The sister of the first Ebola patient diagnosed in the United States says he told relatives he notified officials the first time he went to the hospital that he was visiting from Liberia.
Mai Wureh says her brother, Thomas Eric Duncan, went to a Dallas emergency room on Friday and they sent him home with antibiotics. She says he said hospital officials asked for his Social Security number and he said that he didn’t have one because he was visiting from Liberia.
In a news conference Wednesday, Dr. Mark Lester confirmed that a nurse asked Duncan on his first visit whether he had been in an area affected by the Ebola outbreak that has killed thousands in West Africa, but that “information was not fully communicated throughout the whole team.”
Giving the benefit of the doubt to provisions in this bill to prevent abuse, it looks really sensible to me. Finally a mechanism with review and due process built in.
From the Supreme Court decision that affirmed our right to bear arms an individual right
“Nothing in our opinion, should be taken to cast doubt on long standing prohibitions on the possession of firearms by felons and the mentally ill.”
The pro-gun crowd will be foaming, but Gov. Jerry Brown today signed into law AB 1014, by Assemblywoman Nancy Skinner (D-Berkeley), that will let family members or police seek a court order to temporarily remove lawfully owned weapons from the home of someone deemed at risk of committing violence.
It is just the kind of reasonable approach to a deadly problem that gun-owners ought to embrace.
The Gun Violence Restraining Order bill arose after the horror of the Isla Vista rampage this year, and stands as a common-sense approach to dealing with a persistent problem in American society: mentally unstable individuals in possession of firearms.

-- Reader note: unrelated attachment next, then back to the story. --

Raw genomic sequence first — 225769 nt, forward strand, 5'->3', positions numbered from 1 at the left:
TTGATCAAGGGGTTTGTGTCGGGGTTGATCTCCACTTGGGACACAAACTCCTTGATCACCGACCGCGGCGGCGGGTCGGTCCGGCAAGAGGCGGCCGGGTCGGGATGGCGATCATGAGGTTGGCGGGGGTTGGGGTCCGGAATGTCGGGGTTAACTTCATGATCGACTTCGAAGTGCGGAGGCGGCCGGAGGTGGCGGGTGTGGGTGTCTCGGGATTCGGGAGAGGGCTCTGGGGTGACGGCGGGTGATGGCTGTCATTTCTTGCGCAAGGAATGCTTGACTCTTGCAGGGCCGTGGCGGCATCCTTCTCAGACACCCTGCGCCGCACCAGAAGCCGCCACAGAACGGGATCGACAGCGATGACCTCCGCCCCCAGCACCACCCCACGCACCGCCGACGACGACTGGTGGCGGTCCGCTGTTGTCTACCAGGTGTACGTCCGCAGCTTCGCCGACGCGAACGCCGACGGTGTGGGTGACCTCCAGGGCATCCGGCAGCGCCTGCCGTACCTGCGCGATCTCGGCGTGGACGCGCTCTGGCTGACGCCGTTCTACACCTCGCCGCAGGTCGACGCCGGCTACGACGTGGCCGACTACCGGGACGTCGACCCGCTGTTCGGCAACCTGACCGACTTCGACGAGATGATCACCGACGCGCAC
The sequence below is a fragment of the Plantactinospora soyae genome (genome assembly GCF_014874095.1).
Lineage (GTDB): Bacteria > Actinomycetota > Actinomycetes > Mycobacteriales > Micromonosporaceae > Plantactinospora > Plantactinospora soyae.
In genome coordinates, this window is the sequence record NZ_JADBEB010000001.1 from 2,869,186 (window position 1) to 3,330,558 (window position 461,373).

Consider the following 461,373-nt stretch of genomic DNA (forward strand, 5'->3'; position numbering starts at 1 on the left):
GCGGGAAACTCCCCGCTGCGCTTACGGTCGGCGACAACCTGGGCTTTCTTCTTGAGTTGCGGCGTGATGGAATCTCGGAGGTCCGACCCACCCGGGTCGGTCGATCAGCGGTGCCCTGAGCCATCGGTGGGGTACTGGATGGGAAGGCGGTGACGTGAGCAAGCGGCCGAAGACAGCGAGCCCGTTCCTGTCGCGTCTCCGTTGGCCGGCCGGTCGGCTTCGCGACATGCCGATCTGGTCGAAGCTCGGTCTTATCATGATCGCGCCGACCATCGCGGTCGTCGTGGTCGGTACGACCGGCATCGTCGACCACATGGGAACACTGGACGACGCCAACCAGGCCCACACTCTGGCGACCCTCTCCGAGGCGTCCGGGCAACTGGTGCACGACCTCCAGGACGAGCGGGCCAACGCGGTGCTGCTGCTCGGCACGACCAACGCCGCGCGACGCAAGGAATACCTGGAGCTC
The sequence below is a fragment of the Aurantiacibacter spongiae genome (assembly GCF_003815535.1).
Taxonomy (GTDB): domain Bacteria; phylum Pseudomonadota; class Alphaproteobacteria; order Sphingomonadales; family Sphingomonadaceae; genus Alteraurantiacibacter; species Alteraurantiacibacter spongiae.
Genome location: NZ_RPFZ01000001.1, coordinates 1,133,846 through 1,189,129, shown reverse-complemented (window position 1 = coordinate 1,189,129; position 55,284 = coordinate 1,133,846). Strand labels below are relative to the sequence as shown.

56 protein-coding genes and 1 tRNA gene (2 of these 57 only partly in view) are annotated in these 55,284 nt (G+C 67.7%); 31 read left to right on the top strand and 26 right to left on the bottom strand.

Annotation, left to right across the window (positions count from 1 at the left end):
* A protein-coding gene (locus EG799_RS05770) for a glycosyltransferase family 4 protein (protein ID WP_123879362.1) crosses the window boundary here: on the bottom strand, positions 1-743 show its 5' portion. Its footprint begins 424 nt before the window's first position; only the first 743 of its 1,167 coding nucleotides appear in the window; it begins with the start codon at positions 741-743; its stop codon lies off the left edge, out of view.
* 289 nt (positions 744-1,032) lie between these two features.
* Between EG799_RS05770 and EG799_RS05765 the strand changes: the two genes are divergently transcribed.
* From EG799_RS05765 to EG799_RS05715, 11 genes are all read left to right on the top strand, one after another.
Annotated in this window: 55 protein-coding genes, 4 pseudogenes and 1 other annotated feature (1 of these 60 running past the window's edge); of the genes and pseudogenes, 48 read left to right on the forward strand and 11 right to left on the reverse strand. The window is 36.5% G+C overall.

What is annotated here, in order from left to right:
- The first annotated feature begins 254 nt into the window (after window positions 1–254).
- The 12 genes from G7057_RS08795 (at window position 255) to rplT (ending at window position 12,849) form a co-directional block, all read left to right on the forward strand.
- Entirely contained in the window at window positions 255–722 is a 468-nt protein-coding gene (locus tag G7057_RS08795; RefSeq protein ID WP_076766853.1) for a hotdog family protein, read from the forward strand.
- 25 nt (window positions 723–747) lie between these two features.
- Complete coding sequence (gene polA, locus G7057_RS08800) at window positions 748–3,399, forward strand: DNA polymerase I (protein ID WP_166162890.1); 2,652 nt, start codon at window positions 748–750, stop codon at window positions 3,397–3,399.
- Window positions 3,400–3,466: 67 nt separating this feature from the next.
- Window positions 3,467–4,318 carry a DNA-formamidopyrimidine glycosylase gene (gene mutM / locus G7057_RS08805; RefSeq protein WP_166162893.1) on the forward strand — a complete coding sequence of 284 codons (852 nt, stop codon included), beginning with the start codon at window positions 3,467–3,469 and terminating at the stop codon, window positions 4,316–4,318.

And while the gun-rights folks dislike the measure and invent all sorts of abuse scenarios — ex-spouses or ex-lovers dropping a dime on each other out of spite — the law has protections that would make that difficult.
Here’s a quick list in alphabetical order. See the original article for details:
- The Borowitz Report
- Call The Cops
- Carbolic Smoke Ball
- Cream BMP Daily
- The Daily Currant
- Empire News
- Empire Sports
- Free Wood Post
- Global Associated News (MediaFetcher.com)
- The Lapine
- Lightly Braised Turnip
- National Report
- The Onion
- The Spoof
- Weekly World News
- World News Daily Report
County prosecutors won’t let up on charging a Minnesota mom with child endangerment for giving her sick child medical marijuana. Angela Brown is headed for trial in a case that could send her to prison for two years, even though an already-passed medical marijuana law that goes into effect in 2015 would allow medical use of cannabis oil.
Angela Brown’s son Trey suffers severe pain and spasms from a traumatic brain injury. Brown said she tried a barrage of prescription medications before turning to marijuana, as her son was in so much pain and discomfort that he cried himself to sleep and started punching and cutting himself. Brown, like a number of exasperated parents, traveled to Colorado to purchase some cannabis oil regulated under Colorado law. And she reported a familiar story of parents attempting to treat their child’s pain and seizures: within an hour of giving her son medical marijuana his condition was relieved. “Once it hit his system, Trey said the pressure in his brain was relieved,” she told the Huffington Post. “You could literally see the muscle spasms stopping. He felt amazing.”